The excavation, however, was conducted without any Japanese Americans or archaeologists present, and the removal was conducted by a contractor hired to clear trash from a separate part of the former concentration camp — leading to outrage from descendants.

Repeated apologies, however, could not prevent shouting matches at community meetings called by the Topaz Museum board in the Bay Area, where a number of activists formed the Wakasa Memorial Committee. The long-time head of the Topaz Museum, Jane Beckwith, would leave her position, and a new group formed to mediate the discussion with a focus on preserving the Wakasa memorial stone.

Mediation
The Wakasa Memorial Committee called for mediation over the issue, and the National Parks Service and the Utah State Historic Preservation Office stepped in with former Utah State Sen. Jani Iwamoto. A new committee, referred to as the “3-3-3 Committee” due to its equal representation of the Topaz Museum board, the Wakasa Memorial Committee and other neutral parties, was formed.

And while the controversy at times seemed bitter — including letters back and forth in the Japanese American press — the group that formed seemed to find a quick resolve.

“Everyone had a place that they could communicate their concerns, their issues,” Chris Merritt, an archeologist with the Utah State Historic Preservation Office central to the new committee, told the Nichi Bei News. “Very quickly, even the first meeting, we all reached consensus on the central issue. All groups care about the story of James Wakasa, and all groups cared about adequately preserving the stone itself and the site. From that, all the commentary dissipated. We were all joined together on the common goal.”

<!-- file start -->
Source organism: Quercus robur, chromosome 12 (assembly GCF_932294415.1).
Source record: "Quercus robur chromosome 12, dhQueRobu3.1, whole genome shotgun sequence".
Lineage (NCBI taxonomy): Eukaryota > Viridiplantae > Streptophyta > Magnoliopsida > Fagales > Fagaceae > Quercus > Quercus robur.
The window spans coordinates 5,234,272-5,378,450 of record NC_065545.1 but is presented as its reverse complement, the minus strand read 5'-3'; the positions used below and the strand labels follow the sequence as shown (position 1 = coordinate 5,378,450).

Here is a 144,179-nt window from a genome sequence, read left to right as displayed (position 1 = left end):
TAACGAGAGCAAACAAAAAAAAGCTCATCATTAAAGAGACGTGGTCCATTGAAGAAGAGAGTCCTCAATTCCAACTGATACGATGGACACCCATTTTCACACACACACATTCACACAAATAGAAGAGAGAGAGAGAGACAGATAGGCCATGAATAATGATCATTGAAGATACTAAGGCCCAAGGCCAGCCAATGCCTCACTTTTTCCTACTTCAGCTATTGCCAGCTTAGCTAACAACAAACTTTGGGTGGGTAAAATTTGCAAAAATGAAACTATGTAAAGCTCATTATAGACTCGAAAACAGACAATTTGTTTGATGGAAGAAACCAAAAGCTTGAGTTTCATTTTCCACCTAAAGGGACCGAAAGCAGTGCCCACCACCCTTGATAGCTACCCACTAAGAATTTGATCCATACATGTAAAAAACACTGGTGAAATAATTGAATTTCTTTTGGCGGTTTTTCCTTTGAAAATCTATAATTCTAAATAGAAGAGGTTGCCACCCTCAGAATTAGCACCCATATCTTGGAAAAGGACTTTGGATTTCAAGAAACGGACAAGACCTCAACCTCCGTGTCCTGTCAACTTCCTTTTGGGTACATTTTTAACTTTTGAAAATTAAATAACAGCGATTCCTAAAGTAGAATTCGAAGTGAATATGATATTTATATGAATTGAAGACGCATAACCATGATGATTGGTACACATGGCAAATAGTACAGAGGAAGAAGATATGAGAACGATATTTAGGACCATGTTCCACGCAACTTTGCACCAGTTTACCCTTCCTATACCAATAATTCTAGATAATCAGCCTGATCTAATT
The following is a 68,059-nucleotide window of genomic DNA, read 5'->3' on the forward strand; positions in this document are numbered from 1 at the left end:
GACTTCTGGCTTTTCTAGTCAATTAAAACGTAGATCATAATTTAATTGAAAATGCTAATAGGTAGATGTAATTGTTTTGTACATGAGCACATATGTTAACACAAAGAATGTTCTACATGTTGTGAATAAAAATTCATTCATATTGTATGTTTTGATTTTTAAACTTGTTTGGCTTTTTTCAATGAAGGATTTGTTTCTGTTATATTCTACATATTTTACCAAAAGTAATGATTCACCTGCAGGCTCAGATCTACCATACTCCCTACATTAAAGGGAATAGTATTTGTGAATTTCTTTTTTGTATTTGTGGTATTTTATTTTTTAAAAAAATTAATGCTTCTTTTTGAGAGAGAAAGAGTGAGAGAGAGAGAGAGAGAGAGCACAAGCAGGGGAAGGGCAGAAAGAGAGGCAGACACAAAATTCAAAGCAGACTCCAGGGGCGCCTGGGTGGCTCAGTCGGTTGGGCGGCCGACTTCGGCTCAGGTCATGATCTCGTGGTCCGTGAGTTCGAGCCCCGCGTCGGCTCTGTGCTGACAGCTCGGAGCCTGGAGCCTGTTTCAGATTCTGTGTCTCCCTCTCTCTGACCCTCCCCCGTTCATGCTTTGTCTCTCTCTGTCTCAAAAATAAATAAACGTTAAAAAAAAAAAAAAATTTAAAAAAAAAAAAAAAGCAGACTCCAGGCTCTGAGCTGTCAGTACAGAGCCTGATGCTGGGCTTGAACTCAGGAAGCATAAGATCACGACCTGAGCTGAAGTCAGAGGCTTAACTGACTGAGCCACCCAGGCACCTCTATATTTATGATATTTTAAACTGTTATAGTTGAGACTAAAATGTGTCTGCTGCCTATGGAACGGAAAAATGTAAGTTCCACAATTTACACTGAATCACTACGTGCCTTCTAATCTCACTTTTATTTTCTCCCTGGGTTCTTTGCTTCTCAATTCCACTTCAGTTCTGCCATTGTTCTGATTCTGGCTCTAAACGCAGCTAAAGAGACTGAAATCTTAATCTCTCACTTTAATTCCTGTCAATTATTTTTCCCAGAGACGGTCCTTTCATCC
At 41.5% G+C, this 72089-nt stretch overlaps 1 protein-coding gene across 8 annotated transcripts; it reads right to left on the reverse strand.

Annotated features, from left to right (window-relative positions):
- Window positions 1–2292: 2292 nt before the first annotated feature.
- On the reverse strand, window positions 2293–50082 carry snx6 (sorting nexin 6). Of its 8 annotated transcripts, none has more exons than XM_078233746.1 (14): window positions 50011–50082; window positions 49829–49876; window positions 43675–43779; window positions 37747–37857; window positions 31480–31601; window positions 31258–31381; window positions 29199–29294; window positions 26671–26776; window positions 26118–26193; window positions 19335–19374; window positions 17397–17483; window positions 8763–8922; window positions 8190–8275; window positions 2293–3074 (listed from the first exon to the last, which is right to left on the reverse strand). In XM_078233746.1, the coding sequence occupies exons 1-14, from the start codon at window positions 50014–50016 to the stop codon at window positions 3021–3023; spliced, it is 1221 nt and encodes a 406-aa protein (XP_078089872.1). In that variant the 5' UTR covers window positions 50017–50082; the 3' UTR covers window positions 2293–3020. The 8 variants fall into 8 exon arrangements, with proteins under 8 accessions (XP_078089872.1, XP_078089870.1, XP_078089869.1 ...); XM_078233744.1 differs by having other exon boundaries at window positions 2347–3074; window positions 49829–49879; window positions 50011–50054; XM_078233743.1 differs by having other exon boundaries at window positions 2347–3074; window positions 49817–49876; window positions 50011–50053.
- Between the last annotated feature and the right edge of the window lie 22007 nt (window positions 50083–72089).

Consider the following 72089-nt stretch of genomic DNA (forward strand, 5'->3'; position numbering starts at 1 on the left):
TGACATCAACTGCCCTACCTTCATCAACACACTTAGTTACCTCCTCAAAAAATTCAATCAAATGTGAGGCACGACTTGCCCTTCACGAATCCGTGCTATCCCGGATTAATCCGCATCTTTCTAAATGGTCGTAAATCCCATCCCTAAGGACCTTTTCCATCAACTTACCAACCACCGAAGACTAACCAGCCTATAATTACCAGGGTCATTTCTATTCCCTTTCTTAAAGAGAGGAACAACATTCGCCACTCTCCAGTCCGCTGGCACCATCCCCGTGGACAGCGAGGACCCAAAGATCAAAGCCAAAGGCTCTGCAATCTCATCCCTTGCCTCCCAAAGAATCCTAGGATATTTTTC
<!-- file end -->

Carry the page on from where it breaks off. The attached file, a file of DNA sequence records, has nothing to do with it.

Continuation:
According to Merritt, the group has been meeting every two or three weeks over an eight-month span.

There was also praise for the Topaz Museum leadership, for having the foresight to purchase almost all of the former concentration camp land, and for being stewards of the site through the museum.

“It’s been a great gem here in the state,” Iwamoto said of the Museum. “It’s something that we treasure here in Utah.”

“(Jane Beckwith) is a fireplug that made everything happen in Delta because she does have those deep roots in the community, which is always so important when you’re working in a rural community is you need to have that local buy in or else it’s never going to really get traction,” said Merritt. “And so Jane has been that steady hand, that measured force for decades. And I cannot say enough nice things about Jane and the work she’s done because I think without her role early on in the ‘80s, we would have lost large chunks of Topaz, and we wouldn’t have the Museum today without her passion and drive.”

Condition of the Stone
Both Merritt and John Lambert, the masonry expert hired by the Topaz Museum to help preserve the stone, said the excavation of the stone was not ideal. However, they indicated that it could have been worse.